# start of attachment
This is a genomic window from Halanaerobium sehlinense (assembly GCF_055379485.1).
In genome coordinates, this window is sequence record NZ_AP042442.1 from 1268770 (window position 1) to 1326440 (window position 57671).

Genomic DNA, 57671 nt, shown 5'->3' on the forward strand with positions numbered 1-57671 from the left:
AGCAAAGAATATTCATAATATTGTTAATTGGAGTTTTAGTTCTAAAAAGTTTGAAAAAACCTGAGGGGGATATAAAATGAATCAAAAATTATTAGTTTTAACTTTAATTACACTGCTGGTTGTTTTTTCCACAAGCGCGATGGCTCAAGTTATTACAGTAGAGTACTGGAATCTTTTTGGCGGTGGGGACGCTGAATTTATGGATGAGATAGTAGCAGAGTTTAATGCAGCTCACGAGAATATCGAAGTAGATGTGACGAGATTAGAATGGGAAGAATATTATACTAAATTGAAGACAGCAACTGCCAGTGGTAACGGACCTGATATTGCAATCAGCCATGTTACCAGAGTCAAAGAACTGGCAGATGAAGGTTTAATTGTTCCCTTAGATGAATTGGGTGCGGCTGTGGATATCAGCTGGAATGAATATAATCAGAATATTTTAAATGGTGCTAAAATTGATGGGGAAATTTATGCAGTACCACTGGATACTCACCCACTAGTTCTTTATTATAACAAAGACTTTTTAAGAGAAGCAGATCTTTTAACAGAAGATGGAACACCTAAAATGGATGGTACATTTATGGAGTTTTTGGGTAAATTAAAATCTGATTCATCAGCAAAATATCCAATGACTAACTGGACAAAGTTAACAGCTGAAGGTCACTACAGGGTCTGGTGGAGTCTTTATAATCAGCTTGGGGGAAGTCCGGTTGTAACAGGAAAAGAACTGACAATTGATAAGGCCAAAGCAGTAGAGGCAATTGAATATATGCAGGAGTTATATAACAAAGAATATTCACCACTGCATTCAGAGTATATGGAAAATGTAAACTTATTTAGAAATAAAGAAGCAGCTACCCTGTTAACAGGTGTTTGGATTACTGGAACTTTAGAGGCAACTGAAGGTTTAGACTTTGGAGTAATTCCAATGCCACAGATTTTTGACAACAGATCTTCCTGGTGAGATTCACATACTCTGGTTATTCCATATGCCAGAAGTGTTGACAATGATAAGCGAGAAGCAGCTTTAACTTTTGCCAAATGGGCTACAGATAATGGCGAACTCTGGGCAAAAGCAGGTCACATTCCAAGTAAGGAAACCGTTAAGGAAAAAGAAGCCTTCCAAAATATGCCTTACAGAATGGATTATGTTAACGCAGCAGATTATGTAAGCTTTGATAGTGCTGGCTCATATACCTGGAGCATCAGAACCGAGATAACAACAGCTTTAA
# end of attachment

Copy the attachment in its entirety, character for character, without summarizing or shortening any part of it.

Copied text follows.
This is a genomic window from Halanaerobium sehlinense (assembly GCF_055379485.1).
In genome coordinates, this window is sequence record NZ_AP042442.1 from 1268770 (window position 1) to 1326440 (window position 57671).

Genomic DNA, 57671 nt, shown 5'->3' on the forward strand with positions numbered 1-57671 from the left:
AGCAAAGAATATTCATAATATTGTTAATTGGAGTTTTAGTTCTAAAAAGTTTGAAAAAACCTGAGGGGGATATAAAATGAATCAAAAATTATTAGTTTTAACTTTAATTACACTGCTGGTTGTTTTTTCCACAAGCGCGATGGCTCAAGTTATTACAGTAGAGTACTGGAATCTTTTTGGCGGTGGGGACGCTGAATTTATGGATGAGATAGTAGCAGAGTTTAATGCAGCTCACGAGAATATCGAAGTAGATGTGACGAGATTAGAATGGGAAGAATATTATACTAAATTGAAGACAGCAACTGCCAGTGGTAACGGACCTGATATTGCAATCAGCCATGTTACCAGAGTCAAAGAACTGGCAGATGAAGGTTTAATTGTTCCCTTAGATGAATTGGGTGCGGCTGTGGATATCAGCTGGAATGAATATAATCAGAATATTTTAAATGGTGCTAAAATTGATGGGGAAATTTATGCAGTACCACTGGATACTCACCCACTAGTTCTTTATTATAACAAAGACTTTTTAAGAGAAGCAGATCTTTTAACAGAAGATGGAACACCTAAAATGGATGGTACATTTATGGAGTTTTTGGGTAAATTAAAATCTGATTCATCAGCAAAATATCCAATGACTAACTGGACAAAGTTAACAGCTGAAGGTCACTACAGGGTCTGGTGGAGTCTTTATAATCAGCTTGGGGGAAGTCCGGTTGTAACAGGAAAAGAACTGACAATTGATAAGGCCAAAGCAGTAGAGGCAATTGAATATATGCAGGAGTTATATAACAAAGAATATTCACCACTGCATTCAGAGTATATGGAAAATGTAAACTTATTTAGAAATAAAGAAGCAGCTACCCTGTTAACAGGTGTTTGGATTACTGGAACTTTAGAGGCAACTGAAGGTTTAGACTTTGGAGTAATTCCAATGCCACAGATTTTTGACAACAGATCTTCCTGGTGAGATTCACATACTCTGGTTATTCCATATGCCAGAAGTGTTGACAATGATAAGCGAGAAGCAGCTTTAACTTTTGCCAAATGGGCTACAGATAATGGCGAACTCTGGGCAAAAGCAGGTCACATTCCAAGTAAGGAAACCGTTAAGGAAAAAGAAGCCTTCCAAAATATGCCTTACAGAATGGATTATGTTAACGCAGCAGATTATGTAAGCTTTGATAGTGCTGGCTCATATACCTGGAGCATCAGAACCGAGATAACAACAGCTTTAA